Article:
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Should Nuclear Power Plants Have A Place At The Table?

Nuclear Physics Professor Argues Yes, It's A Viable Option To Curb Dependence On Fossil Fuel

nuclear power plant
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Setting aside the ambitious Green New Deal and its goal of achieving 100 percent renewable energy by 2030, Congressional Democrats are sectioning off portions of that resolution to deliver more moderate measures that might find greater support.

But largely missing from these proposals and the Green New Deal itself is nuclear power.

Critics of nuclear power say it’s too expensive to fund, it produces too much waste and it’s not as viable as other clean energy options.

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Paul Wilson, a University of Wisconsin-Madison nuclear engineering professor, disagrees, saying nuclear can play a role in the reduction of carbon so long as the U.S.’s current fleet of about 100 nuclear power plants is maintained and innovation in the field — such as building smaller reactors that are less expensive — is supported.

Including nuclear power in a national energy policy also would help give the industry a sense of direction, Wilson said.

But he and other nuclear advocates might be facing an uphill battle.

According to a Gallup poll that was conducted in early March, Americans are equally split at 49 percent about whether the nation should favor nuclear energy.

Gallup reported that these results fall below a record 62 percent of those surveyed in 2010 who favored nuclear power. The analytics firm assigned that anomaly to high oil prices across the nation that effectively cast nuclear power as a favorable alternative.

The most recent poll also found that 47 percent of Americans said nuclear power plants are safe compared to 49 percent who disagree. The number of Americans who don’t consider nuclear a safe option is ticking up from 2009, when 42 percent of respondents said it was unsafe.

Along party lines, using nuclear energy was favored by 65 percent of Republicans surveyed and 42 percent of Democrats.

The country’s tolerance for nuclear has ebbed and flowed, and the alternative power option was particularly castigated when events such as a 1979 radiation leak at Three Mile Island in Pennsylvania and the 1986 explosion at Chernobyl in Ukraine thrust major doubt on the safety of nuclear.

Polls by Gallup in the 1980s show the effects of those disasters, with an almost 20 percent drop in support from Americans who would be willing to have a nuclear power plant built within five miles of their community compared to 1976.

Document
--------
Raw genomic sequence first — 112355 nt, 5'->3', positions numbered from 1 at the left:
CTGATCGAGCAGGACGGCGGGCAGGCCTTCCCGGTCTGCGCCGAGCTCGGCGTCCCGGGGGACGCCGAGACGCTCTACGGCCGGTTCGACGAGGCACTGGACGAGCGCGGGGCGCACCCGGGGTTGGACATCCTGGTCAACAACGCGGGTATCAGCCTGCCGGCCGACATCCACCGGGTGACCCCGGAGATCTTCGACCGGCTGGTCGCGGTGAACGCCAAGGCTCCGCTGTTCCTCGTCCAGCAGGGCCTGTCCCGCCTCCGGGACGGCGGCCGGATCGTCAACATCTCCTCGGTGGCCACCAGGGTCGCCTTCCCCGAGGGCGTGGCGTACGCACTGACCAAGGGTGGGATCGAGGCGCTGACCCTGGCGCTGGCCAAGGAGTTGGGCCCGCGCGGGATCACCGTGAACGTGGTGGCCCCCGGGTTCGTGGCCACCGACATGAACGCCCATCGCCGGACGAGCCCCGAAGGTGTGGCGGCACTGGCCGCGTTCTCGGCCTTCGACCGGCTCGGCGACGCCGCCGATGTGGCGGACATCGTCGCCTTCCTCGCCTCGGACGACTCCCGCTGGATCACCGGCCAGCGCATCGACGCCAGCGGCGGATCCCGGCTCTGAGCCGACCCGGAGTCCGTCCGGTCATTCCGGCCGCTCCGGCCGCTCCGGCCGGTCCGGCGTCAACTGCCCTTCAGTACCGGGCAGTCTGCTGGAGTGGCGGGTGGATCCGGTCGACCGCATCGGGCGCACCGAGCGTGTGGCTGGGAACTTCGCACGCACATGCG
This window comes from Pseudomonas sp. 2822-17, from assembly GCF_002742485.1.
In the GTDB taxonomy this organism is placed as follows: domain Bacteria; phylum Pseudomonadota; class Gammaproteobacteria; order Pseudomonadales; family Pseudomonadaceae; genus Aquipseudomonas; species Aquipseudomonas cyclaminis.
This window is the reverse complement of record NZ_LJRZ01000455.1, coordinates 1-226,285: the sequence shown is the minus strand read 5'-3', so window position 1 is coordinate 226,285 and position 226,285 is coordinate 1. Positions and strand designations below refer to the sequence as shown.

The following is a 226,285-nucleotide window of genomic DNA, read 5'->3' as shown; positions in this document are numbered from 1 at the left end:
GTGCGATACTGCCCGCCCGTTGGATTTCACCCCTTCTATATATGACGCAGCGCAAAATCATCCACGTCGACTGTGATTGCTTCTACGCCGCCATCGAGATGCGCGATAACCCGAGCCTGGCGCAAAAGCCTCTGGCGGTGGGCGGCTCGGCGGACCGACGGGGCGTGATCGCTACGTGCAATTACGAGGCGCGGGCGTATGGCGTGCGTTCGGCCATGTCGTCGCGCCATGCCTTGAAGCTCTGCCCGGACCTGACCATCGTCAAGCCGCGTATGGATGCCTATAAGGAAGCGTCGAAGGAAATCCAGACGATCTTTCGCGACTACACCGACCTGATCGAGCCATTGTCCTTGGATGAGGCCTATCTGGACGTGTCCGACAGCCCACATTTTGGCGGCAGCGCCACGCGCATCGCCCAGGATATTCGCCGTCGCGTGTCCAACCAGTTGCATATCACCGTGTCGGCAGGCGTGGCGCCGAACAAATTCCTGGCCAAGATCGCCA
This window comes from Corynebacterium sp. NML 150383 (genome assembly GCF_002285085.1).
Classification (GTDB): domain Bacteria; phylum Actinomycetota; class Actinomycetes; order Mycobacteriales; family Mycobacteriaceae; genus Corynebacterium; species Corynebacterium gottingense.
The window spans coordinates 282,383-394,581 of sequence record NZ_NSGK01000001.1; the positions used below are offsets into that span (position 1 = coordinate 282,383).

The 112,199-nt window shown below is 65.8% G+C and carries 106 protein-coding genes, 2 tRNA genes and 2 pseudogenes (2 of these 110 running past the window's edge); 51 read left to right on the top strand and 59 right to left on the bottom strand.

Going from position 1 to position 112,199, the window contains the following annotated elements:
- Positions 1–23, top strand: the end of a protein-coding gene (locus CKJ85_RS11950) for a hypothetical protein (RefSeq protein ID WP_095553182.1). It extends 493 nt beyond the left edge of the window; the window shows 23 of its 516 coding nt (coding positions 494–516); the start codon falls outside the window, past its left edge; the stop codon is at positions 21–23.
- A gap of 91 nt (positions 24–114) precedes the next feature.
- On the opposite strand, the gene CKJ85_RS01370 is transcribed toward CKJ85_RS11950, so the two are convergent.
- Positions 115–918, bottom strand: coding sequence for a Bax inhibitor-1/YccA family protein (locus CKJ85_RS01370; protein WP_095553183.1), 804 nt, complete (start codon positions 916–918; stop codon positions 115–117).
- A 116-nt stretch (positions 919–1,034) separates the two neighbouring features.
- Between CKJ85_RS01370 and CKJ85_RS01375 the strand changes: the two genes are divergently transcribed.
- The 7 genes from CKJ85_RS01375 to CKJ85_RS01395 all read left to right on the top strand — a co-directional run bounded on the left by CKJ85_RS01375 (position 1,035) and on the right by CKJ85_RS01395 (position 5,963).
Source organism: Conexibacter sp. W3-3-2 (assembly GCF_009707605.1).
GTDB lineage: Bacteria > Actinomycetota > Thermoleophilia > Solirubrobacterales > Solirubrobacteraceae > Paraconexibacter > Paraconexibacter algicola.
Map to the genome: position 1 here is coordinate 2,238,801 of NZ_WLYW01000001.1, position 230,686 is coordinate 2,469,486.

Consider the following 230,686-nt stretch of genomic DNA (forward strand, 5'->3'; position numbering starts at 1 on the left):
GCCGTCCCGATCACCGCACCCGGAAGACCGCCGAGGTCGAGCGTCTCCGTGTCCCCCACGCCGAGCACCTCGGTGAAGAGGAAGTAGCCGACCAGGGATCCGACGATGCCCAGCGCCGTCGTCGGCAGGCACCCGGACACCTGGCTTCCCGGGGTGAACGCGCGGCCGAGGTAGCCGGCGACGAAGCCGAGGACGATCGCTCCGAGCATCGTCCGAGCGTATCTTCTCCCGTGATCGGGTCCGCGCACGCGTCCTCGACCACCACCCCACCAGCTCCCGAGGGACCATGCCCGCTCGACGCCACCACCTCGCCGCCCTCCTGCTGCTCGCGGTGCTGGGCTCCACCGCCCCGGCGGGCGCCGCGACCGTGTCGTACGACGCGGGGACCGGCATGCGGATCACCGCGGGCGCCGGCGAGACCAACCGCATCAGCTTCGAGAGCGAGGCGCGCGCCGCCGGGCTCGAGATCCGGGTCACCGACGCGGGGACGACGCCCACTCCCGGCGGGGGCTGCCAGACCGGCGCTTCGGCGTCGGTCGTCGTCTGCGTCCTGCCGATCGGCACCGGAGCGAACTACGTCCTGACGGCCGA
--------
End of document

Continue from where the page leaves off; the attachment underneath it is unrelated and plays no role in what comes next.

Wilson, who chairs the Energy Analysis and Policy graduate certificate program and serves on the board of directors for the American Nuclear Society, said it’s unfortunate that those events stained public perceptions of nuclear power as more harmful to humans, when contamination of land is primarily what’s at risk.

“What we’ve seen over the last few situations like Chernobyl and Fukushima is that the immediate public health impact is actually quite small,” he said. “The real impact that we have to deal with as a community is to large amounts of land that sometimes become uninhabitable for a period of time.”

Wilson said a lot of the land impacted can be remediated quickly, in part by clearing off exposed topsoil. He still recommended that research should be directed toward understanding how much of the land is impacted after nuclear accidents such as the ones in Chernobyl and Pennsylvania.

“I think that the evidence is that large numbers of people don’t get immediately harmed, but instead it’s this long-term disruption,” he said.

Uranium is key to nuclear reactors and is what adds volatility to nuclear power. First, areas around the world are mined for uranium, which is shipped back to the U.S. where it’s processed and turned into fuel for reactors.

That uranium spends about 4.5 years inside of a reactor. Wilson explained that most uranium that goes into a reactor comes out as uranium. A portion of it though, about 5 percent, becomes radioactive.

Nuclear power plants are considered a cleaner energy producer compared to coal because instead of burning fossil fuels to create steam that powers generators, nuclear power plants use splitting, or fissioning, of uranium atoms to generate heat.

But there is radioactive waste in the process, which has to be cooled down for five or 10 years. After that, this waste is stored in aboveground containers and can remain there for decades.

There’s no long-term policy that specifies where this waste goes, though, Wilson said. However, Yucca Mountain in Nevada was selected in 1987 as a location to store used nuclear fuel and has since undergone analyses to determine the efficacy of that action.

Managing the cost related to nuclear waste poses another challenge, but one that could be mitigated by a nuclear waste fee that plants have contributed to since it was established in 1982.

“Where we now allow other kinds of generation sources to put their waste into the atmosphere at no fee, nuclear energy has been putting money down and saving money to manage its waste issues,” Wilson said.